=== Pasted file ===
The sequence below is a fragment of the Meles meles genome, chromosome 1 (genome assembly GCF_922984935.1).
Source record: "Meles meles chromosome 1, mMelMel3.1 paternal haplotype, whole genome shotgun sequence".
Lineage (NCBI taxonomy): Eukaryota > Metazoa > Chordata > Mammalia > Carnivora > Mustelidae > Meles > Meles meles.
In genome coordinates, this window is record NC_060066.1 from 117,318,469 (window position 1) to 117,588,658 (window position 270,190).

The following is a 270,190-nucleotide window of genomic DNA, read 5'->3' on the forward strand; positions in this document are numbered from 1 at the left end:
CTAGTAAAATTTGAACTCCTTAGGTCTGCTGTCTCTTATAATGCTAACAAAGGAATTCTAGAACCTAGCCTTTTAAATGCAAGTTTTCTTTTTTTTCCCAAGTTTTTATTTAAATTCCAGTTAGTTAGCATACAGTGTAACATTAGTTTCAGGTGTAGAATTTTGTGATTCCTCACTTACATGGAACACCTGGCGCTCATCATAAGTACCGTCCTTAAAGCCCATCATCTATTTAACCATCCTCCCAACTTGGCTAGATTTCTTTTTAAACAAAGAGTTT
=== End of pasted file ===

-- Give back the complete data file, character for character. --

The sequence below is a fragment of the Meles meles genome, chromosome 1 (genome assembly GCF_922984935.1).
Source record: "Meles meles chromosome 1, mMelMel3.1 paternal haplotype, whole genome shotgun sequence".
Lineage (NCBI taxonomy): Eukaryota > Metazoa > Chordata > Mammalia > Carnivora > Mustelidae > Meles > Meles meles.
In genome coordinates, this window is record NC_060066.1 from 117,318,469 (window position 1) to 117,588,658 (window position 270,190).

The following is a 270,190-nucleotide window of genomic DNA, read 5'->3' on the forward strand; positions in this document are numbered from 1 at the left end:
CTAGTAAAATTTGAACTCCTTAGGTCTGCTGTCTCTTATAATGCTAACAAAGGAATTCTAGAACCTAGCCTTTTAAATGCAAGTTTTCTTTTTTTTCCCAAGTTTTTATTTAAATTCCAGTTAGTTAGCATACAGTGTAACATTAGTTTCAGGTGTAGAATTTTGTGATTCCTCACTTACATGGAACACCTGGCGCTCATCATAAGTACCGTCCTTAAAGCCCATCATCTATTTAACCATCCTCCCAACTTGGCTAGATTTCTTTTTAAACAAAGAGTTT